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End Time: 04:30
Vogue Magazine takes you on a cultural journey into the fashion world and it's history. Runway shows mixed with essays about how clothes have impacted and touched lives. This episode from their Growing Up In Style series, where novelist Susan Choi details how visits to the fabric store & the cloth
Upload Date: Apr 30, 2021
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Vogue Magazine takes you on a cultural journey into the fashion world and it's history. Runway shows mixed with essays about how clothes have impacted and touched lives. This episode from their Growing Up In Style series, where novelist Susan Choi details how visits to the fabric store & the clothes her mom made her from their finds there - brought her comfort in her own skin as the only Indian at her school.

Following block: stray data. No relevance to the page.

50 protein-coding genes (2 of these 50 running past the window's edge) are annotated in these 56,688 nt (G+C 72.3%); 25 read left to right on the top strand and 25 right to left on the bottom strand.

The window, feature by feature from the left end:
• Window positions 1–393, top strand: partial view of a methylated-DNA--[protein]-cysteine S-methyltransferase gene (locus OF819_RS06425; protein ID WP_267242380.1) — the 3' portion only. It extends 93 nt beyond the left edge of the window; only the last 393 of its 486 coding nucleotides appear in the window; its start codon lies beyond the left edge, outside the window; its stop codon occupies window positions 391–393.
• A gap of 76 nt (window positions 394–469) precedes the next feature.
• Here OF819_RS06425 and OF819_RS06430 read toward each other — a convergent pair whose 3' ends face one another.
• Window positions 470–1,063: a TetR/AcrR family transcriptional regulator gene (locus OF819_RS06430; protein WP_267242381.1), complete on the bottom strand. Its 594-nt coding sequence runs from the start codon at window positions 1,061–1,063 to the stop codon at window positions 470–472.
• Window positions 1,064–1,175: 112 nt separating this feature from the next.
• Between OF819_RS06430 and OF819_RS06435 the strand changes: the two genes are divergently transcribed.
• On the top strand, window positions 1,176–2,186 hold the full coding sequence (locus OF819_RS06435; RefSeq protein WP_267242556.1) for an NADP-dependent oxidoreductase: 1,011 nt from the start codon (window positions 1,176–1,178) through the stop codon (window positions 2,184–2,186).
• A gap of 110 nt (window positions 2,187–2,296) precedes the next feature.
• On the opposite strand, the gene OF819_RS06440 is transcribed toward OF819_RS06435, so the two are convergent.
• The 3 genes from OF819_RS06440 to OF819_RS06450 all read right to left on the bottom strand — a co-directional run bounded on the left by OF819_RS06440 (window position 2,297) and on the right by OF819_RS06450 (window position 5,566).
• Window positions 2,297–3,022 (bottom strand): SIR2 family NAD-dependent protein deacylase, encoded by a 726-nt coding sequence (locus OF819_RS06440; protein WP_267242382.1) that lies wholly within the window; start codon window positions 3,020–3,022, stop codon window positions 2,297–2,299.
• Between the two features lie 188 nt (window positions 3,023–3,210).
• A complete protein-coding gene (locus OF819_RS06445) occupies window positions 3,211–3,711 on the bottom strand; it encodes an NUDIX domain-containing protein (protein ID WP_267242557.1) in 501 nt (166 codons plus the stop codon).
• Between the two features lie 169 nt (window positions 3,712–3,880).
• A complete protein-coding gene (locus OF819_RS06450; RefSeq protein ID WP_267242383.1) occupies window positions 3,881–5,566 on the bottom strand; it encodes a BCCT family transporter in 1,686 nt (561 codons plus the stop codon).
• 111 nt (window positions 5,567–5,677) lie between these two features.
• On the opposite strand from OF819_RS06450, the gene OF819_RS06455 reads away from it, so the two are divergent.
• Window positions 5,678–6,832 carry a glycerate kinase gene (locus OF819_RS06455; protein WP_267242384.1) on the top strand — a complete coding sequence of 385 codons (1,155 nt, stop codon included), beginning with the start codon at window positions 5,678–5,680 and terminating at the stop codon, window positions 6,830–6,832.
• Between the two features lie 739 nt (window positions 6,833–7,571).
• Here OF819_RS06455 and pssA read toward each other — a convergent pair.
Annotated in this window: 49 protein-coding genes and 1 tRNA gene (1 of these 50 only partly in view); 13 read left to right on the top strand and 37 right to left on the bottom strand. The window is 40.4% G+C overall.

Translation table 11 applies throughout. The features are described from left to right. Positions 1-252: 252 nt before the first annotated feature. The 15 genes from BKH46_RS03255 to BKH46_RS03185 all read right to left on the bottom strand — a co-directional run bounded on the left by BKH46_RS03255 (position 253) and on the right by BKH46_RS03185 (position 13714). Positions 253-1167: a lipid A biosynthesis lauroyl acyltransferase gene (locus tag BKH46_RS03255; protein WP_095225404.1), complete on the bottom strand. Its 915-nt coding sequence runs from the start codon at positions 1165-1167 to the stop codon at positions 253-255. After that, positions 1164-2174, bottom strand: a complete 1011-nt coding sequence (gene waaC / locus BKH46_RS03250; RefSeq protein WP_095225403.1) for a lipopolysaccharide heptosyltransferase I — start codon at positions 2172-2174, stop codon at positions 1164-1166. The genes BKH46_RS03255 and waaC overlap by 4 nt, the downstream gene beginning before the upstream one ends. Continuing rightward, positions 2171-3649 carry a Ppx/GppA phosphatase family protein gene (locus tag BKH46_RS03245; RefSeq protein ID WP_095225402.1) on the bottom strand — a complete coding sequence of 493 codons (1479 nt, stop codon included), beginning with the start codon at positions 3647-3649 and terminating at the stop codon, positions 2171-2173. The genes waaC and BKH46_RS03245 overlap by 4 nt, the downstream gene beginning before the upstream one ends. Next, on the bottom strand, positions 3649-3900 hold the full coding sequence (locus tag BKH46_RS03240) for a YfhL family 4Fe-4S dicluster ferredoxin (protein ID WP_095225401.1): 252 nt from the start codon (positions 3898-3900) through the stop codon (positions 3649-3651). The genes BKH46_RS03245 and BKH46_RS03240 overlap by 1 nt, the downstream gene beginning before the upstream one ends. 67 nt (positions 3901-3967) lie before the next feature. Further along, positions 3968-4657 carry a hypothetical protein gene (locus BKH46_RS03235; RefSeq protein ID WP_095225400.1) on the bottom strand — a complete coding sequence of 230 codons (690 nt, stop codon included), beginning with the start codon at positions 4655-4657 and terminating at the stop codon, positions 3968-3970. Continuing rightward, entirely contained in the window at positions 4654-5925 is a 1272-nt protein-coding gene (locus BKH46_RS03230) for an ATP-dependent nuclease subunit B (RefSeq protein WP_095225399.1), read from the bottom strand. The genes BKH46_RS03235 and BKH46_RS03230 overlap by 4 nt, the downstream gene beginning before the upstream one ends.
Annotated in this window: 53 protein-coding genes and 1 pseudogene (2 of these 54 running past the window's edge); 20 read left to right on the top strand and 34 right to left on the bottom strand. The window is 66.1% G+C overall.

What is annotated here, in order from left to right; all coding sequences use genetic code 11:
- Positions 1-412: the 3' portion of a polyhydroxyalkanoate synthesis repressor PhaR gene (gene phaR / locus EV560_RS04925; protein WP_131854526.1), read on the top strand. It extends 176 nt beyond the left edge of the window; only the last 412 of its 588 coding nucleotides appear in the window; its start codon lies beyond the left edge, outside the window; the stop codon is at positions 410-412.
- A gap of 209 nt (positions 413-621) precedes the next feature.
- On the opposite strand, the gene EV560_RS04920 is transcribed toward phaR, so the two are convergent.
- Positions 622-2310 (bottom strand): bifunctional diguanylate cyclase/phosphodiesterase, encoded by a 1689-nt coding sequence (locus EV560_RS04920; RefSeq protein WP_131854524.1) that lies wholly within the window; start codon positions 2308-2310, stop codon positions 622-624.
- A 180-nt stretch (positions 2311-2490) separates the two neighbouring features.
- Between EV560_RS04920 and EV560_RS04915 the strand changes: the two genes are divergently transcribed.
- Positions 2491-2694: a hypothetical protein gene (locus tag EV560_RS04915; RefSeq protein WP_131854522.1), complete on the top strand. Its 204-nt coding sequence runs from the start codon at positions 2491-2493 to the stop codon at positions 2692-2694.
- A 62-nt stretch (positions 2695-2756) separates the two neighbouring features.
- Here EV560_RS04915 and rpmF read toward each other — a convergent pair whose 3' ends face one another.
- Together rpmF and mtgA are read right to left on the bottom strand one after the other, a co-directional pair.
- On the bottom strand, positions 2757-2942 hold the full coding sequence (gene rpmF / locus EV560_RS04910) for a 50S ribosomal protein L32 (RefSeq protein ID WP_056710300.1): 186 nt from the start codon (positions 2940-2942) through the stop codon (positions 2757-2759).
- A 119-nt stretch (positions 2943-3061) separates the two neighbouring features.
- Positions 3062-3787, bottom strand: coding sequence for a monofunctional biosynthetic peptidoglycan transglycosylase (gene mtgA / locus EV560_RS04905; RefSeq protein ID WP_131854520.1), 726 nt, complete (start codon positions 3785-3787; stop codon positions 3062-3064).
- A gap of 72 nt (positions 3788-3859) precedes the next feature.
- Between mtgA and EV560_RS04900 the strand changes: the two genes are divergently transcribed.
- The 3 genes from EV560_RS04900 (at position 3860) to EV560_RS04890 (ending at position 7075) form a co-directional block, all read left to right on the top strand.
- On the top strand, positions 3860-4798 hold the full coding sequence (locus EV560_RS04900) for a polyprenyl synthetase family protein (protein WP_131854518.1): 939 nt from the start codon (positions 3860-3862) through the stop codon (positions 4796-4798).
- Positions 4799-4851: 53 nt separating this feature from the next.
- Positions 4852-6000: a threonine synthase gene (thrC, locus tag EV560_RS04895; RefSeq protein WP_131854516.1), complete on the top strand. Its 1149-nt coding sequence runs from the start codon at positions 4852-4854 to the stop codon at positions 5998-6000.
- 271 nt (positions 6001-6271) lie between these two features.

nine. The sun was already setting on the golden age of sewing, but there were few signs of this decline where I was growing up in South Bend indiana. My mother, like so many mothers owned a sewing machine and knew how to use it. How'd this come to be? I asked her recently, she gave a verbal shrug over the phone from Houston where she lives. Now, if you read the directions and followed the pattern, it would come out all right. She recalled. She didn't even remember, perhaps because they were as ordinary to her as grocery shopping. Our trips to the fabric store. Oh, the fabric store. Even now, decades later, when I google those words and look at the photos, my heart thumps with desire to be clear. These are not photos of fabric for sale online, but photos of the interiors of actual physical places where one goes to touch bolts of fabric cards of rick rack, buttons buttoned to a stiff cardboard backing or tumbling loose in a jar, dispenser displays of threat arranged by color. The spools, curved surfaces gleaming like candy and every kind of beautiful ribbon in every color and texture and pattern. The fabric store, unlike the grocery store, made me hungry for what exactly wasn't clear at the time, it was something much larger and much less defined than the outfits my mother would make me from the items. We chose, the fabrics and notions and trim, but the outfits I loved with my whole heart and remember as clearly as if they still hung in my closet, the ruffle pinafore made from a white on white print of tiny flowers trimmed with red rick rack and finished with the applicator, juicy strawberries on the bib. The shirt dress of a multi coloured cotton printed with a pattern to resemble embroidery. The truly glamorous halter dress with a triple tiered skirt of pastel blue pastel pink pastel yellow wow, says My mother, now in her 80s, on the other end of the phone, as I lovingly described her creations. She's impressed. I remember so well, she has zero memory of suing me any of these things, though she does remember making herself a dress with extremely big sleeves. They were in style that year. She says she toward a few times and decided the sleeves looked so stupid that she tore them off and wore the dress sleeveless. The fact that, unlike me, my mother is white, exceedingly pale, small boned, blue eyed and with the cheekbones of a film star both oppressed me throughout my childhood and lay somehow outside of thought, even to articulate it now feels uncomfortable. But the facts were and remain that my pale, blue eyed mother never matched. My black haired, brown eyed, dark skin self always far darker as a child than I ever get now because I was outside all summer in an era before sunscreen. In elementary school in indiana, I was cast as the lone indian in the thanksgiving play. More generally, I was constantly looked at especially, or at least so it seemed to me when standing next to my mother we didn't match. I harbored a fantasy, half fearful, half escapist that I would turn out to have been adopted from some far away land.